Current Monthly Income in Bankruptcy

A debtor intent on filing a chapter 7 bankruptcy has to be below the median income for the size of his household in the state he lives in or pass the means test. The median income figures are published by United State Trustee for each state. They publish the median income for each household size starting with single folks to families of four or more. For a debtor filing chapter 7 bankruptcy in Maryland they would have adhere to the Maryland guidelines. As one can imagine, each state has different guidelines as standards of living vary.

To determine, where he/she stands relative to the median income, the Maryland debtor has to determine his/her current monthly income as defined by the bankruptcy code. Under the code, Current Monthly Income is the average monthly income from all sources, taxable or non-taxable that the debtor receives during the 6-month period ending on the last day of the calendar month immediately preceding the date of the filing of debtor’s case. Therefore, debtor has to add all income received for the previous six months and take the average to determine his monthly income.

For a married debtor, the non-filing spouse’s income is counted towards the current monthly income. The debtor, however, is entitled to deductions for some of the non-filing spouse’s expenses.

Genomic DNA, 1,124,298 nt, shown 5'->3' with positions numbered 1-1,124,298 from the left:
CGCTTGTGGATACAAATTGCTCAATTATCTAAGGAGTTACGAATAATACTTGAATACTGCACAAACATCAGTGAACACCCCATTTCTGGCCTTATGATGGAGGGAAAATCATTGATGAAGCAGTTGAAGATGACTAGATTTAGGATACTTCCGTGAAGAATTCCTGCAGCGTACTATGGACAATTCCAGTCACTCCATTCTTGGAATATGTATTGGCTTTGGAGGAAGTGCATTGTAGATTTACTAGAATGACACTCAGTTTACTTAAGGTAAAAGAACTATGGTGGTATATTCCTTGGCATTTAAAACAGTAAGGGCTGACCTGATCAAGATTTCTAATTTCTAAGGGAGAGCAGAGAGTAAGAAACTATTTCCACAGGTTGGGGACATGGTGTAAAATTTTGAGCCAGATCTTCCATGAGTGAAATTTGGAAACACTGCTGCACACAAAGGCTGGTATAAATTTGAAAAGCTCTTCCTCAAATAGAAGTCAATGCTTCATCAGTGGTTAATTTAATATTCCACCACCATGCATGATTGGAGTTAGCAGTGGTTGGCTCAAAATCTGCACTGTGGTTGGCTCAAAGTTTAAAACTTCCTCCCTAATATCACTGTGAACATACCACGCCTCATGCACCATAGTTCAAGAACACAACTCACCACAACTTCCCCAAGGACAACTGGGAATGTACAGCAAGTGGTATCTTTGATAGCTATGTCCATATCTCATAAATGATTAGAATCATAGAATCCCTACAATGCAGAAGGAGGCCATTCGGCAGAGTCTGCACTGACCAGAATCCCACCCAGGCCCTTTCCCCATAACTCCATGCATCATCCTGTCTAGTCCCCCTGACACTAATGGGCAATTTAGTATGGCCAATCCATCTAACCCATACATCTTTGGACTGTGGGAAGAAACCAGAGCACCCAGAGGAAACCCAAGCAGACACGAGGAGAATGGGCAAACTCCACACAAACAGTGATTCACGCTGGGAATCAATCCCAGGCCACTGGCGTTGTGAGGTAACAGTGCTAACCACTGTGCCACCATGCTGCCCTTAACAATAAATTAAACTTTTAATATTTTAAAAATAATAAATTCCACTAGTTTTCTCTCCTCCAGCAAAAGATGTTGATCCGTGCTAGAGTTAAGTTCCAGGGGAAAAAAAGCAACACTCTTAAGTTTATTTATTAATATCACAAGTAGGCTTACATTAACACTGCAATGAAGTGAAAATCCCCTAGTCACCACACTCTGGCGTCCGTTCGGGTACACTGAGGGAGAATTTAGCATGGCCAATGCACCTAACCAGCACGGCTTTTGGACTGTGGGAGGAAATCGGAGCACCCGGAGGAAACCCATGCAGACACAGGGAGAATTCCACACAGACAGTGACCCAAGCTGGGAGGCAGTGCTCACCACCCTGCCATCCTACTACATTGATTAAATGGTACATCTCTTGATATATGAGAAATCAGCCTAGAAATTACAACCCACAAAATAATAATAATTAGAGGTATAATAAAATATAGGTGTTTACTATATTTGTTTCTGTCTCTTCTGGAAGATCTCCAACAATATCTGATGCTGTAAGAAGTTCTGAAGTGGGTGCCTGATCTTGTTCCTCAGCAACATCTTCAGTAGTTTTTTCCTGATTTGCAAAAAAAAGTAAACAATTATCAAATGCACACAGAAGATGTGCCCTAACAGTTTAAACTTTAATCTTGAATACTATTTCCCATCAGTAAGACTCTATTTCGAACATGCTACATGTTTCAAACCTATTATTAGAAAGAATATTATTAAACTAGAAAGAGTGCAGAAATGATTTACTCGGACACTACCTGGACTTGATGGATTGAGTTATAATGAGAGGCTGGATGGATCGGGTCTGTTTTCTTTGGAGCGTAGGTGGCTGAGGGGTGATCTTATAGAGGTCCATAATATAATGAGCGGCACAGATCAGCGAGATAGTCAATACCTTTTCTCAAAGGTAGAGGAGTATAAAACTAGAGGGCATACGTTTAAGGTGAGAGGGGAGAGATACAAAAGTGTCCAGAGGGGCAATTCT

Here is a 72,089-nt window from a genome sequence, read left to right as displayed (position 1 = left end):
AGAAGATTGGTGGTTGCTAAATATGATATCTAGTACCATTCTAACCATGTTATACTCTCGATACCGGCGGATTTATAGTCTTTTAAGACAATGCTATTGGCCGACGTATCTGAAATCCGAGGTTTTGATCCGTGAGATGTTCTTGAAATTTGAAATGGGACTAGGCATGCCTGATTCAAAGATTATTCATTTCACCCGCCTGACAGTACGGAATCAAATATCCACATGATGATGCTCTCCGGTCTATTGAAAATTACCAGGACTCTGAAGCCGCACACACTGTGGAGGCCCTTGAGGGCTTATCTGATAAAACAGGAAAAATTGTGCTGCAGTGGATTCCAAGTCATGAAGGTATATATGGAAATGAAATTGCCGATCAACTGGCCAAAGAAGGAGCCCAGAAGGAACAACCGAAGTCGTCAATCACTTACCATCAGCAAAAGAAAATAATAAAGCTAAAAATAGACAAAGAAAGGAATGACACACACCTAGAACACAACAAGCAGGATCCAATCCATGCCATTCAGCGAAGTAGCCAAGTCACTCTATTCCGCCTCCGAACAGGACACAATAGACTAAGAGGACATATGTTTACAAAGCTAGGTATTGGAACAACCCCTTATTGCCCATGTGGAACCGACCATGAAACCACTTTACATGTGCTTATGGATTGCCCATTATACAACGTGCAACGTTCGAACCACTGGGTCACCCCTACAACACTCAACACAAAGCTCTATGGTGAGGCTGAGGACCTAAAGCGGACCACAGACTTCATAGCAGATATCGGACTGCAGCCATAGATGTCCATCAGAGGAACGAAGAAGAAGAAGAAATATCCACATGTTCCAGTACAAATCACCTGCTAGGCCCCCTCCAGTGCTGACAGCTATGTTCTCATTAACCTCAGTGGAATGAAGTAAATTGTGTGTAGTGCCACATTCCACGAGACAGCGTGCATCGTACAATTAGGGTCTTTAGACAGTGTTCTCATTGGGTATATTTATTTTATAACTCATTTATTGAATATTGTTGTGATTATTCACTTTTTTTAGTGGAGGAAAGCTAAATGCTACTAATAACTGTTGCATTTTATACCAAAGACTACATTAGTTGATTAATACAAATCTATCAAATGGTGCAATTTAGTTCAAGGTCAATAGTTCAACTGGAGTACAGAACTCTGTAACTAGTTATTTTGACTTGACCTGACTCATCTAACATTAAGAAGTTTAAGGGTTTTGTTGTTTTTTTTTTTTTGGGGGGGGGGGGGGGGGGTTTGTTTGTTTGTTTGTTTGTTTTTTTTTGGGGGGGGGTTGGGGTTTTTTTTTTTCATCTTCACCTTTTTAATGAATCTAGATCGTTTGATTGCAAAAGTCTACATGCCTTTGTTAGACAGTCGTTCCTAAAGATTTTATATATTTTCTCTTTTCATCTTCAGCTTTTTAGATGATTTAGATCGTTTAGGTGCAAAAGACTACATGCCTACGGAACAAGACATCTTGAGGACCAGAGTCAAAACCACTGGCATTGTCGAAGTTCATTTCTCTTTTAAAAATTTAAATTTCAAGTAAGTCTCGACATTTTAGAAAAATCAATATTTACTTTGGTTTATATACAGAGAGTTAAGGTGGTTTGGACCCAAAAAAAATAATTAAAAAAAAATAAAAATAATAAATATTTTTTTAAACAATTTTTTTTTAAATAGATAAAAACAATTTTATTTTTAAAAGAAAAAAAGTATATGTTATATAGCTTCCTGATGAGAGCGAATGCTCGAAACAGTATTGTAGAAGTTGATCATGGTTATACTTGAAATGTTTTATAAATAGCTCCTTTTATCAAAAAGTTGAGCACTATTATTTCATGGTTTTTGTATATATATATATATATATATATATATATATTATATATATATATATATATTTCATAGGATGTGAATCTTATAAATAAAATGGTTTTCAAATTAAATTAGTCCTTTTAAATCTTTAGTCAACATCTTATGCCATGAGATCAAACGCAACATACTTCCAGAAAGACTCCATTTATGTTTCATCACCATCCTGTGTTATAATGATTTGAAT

This can be simple for salaried debtors and a little more challenging for those the self-employed.As a Maryland bankruptcy lawyer my approach is to request proof of all income for the 6-month period and discussing each aspect with the debtor during the interview. For most debtors it is as simple as pay stubs while self-employed debtors have to develop detailed profit and loss statements.

This is a general overview and is not meant as a comprehensive discussion. For this reason and others, it is always a good idea to speak with a knowledgeable Maryland bankruptcy lawyer to get answers specific to your situation.

Posted by:

Joseph K. Githuku


Maryland Bankruptcy Lawyer

Baltimore Bankruptcy Lawyer

Disclaimer: This article is provided for informational purposes only and should not be construed in any way as legal advice. This article does not create an attorney-client relationship.


Leave a Reply

Fill in your details below or click an icon to log in: Logo

You are commenting using your account. Log Out /  Change )

Google+ photo

You are commenting using your Google+ account. Log Out /  Change )

Twitter picture

You are commenting using your Twitter account. Log Out /  Change )

Facebook photo

You are commenting using your Facebook account. Log Out /  Change )


Connecting to %s